Mental Health

I know some people may find this too personal of a question, but I was wondering how many people sought therapy/counseling from a mental health specialist to help deal with the many issues that may have been created as a result of having diabetes. AND, what are some of the things that you may be going through? (I have to say that I sometimes get depressed, fear is a biggie, oh yeah, let’s not leave out anxiety, isolation at times, and relationships-or lack of.)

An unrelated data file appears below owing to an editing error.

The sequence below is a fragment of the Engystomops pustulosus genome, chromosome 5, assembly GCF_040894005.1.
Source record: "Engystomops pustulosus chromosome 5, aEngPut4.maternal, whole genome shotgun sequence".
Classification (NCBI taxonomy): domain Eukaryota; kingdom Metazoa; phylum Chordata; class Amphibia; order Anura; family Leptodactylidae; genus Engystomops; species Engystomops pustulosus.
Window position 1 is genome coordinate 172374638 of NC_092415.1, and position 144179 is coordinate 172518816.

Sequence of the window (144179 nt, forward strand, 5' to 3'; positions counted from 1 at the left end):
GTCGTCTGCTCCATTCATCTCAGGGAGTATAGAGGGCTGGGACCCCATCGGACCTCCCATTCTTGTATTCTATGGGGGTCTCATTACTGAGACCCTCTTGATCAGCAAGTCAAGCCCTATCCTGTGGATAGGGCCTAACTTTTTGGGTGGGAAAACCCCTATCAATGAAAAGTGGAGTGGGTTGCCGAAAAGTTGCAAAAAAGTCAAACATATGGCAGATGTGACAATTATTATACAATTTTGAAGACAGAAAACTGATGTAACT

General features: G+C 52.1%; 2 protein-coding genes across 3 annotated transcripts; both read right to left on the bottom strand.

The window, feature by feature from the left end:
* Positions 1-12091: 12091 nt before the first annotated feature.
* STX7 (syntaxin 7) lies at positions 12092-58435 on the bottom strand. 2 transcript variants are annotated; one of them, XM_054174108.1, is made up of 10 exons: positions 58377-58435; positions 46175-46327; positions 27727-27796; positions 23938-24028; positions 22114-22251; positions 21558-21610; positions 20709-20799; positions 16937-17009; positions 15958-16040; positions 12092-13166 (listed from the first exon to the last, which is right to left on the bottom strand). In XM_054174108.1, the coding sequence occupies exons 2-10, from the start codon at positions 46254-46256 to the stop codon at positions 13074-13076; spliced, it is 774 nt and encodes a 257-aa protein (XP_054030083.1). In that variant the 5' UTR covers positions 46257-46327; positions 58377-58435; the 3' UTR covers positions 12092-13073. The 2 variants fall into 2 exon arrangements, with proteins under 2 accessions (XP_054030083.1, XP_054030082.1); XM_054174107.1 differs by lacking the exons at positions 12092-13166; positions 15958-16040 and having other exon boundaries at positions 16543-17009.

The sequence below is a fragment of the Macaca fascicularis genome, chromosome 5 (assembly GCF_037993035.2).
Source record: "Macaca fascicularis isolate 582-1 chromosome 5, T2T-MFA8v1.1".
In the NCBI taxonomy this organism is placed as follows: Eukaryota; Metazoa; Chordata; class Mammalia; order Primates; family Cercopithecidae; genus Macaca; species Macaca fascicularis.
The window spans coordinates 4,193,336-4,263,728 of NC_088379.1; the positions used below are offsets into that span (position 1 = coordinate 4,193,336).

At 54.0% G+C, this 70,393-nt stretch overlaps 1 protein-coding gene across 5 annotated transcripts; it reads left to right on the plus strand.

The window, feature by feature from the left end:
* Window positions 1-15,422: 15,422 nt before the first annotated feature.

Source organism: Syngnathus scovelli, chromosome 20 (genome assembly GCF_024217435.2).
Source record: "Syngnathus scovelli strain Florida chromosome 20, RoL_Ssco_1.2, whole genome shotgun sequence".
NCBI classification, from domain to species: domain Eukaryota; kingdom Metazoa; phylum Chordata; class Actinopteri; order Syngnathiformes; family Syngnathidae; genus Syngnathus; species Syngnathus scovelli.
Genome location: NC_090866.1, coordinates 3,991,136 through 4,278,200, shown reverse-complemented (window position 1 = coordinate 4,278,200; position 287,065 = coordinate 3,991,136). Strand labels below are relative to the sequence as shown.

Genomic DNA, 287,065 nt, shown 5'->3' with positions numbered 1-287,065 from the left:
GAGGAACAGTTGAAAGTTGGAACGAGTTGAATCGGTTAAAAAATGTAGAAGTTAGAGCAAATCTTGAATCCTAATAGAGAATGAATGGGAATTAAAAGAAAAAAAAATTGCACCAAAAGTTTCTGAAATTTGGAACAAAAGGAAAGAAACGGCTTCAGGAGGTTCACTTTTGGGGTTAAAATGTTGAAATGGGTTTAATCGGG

For those of you that have: Has it been helpful?
For those of you that have not: Do you think about going?

I have not gone yet, but I made my first appt. for next week and am curious as to what experiences others may have had.
SO, please share any and all thoughts regarding this :slight_smile: